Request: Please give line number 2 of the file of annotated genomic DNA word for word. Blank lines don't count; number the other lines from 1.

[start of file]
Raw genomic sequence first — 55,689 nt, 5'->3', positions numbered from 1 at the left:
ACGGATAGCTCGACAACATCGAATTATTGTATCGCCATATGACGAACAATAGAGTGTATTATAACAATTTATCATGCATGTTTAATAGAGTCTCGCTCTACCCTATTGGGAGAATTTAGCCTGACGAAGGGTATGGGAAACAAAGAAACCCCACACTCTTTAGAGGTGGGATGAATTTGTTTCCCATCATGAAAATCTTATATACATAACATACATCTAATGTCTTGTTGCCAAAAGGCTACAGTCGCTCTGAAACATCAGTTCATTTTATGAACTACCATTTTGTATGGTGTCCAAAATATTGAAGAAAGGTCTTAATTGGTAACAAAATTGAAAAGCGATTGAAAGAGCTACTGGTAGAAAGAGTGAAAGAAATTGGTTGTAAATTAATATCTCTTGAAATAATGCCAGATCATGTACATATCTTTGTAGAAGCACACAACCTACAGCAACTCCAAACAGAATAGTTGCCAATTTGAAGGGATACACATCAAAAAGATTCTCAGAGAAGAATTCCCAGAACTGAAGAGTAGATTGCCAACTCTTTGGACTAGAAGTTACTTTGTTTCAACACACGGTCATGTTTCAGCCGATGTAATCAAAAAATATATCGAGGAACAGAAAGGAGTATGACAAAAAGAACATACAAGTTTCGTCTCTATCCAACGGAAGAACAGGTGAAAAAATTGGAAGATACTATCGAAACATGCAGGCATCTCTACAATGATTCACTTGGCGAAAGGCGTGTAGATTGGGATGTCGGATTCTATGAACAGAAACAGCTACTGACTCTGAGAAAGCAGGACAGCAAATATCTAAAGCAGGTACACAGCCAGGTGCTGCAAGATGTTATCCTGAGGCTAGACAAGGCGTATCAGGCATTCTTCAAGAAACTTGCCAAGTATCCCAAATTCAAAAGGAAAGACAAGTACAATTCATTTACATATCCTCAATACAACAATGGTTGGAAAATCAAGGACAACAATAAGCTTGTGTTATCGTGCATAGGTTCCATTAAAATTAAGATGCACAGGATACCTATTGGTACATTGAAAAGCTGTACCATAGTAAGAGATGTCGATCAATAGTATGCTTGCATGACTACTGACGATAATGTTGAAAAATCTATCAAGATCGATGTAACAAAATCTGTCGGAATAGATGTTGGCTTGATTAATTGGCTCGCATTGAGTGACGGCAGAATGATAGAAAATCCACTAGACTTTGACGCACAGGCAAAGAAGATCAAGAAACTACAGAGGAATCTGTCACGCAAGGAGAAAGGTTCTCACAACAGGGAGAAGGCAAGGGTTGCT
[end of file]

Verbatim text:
ACGGATAGCTCGACAACATCGAATTATTGTATCGCCATATGACGAACAATAGAGTGTATTATAACAATTTATCATGCATGTTTAATAGAGTCTCGCTCTACCCTATTGGGAGAATTTAGCCTGACGAAGGGTATGGGAAACAAAGAAACCCCACACTCTTTAGAGGTGGGATGAATTTGTTTCCCATCATGAAAATCTTATATACATAACATACATCTAATGTCTTGTTGCCAAAAGGCTACAGTCGCTCTGAAACATCAGTTCATTTTATGAACTACCATTTTGTATGGTGTCCAAAATATTGAAGAAAGGTCTTAATTGGTAACAAAATTGAAAAGCGATTGAAAGAGCTACTGGTAGAAAGAGTGAAAGAAATTGGTTGTAAATTAATATCTCTTGAAATAATGCCAGATCATGTACATATCTTTGTAGAAGCACACAACCTACAGCAACTCCAAACAGAATAGTTGCCAATTTGAAGGGATACACATCAAAAAGATTCTCAGAGAAGAATTCCCAGAACTGAAGAGTAGATTGCCAACTCTTTGGACTAGAAGTTACTTTGTTTCAACACACGGTCATGTTTCAGCCGATGTAATCAAAAAATATATCGAGGAACAGAAAGGAGTATGACAAAAAGAACATACAAGTTTCGTCTCTATCCAACGGAAGAACAGGTGAAAAAATTGGAAGATACTATCGAAACATGCAGGCATCTCTACAATGATTCACTTGGCGAAAGGCGTGTAGATTGGGATGTCGGATTCTATGAACAGAAACAGCTACTGACTCTGAGAAAGCAGGACAGCAAATATCTAAAGCAGGTACACAGCCAGGTGCTGCAAGATGTTATCCTGAGGCTAGACAAGGCGTATCAGGCATTCTTCAAGAAACTTGCCAAGTATCCCAAATTCAAAAGGAAAGACAAGTACAATTCATTTACATATCCTCAATACAACAATGGTTGGAAAATCAAGGACAACAATAAGCTTGTGTTATCGTGCATAGGTTCCATTAAAATTAAGATGCACAGGATACCTATTGGTACATTGAAAAGCTGTACCATAGTAAGAGATGTCGATCAATAGTATGCTTGCATGACTACTGACGATAATGTTGAAAAATCTATCAAGATCGATGTAACAAAATCTGTCGGAATAGATGTTGGCTTGATTAATTGGCTCGCATTGAGTGACGGCAGAATGATAGAAAATCCACTAGACTTTGACGCACAGGCAAAGAAGATCAAGAAACTACAGAGGAATCTGTCACGCAAGGAGAAAGGTTCTCACAACAGGGAGAAGGCAAGGGTTGCT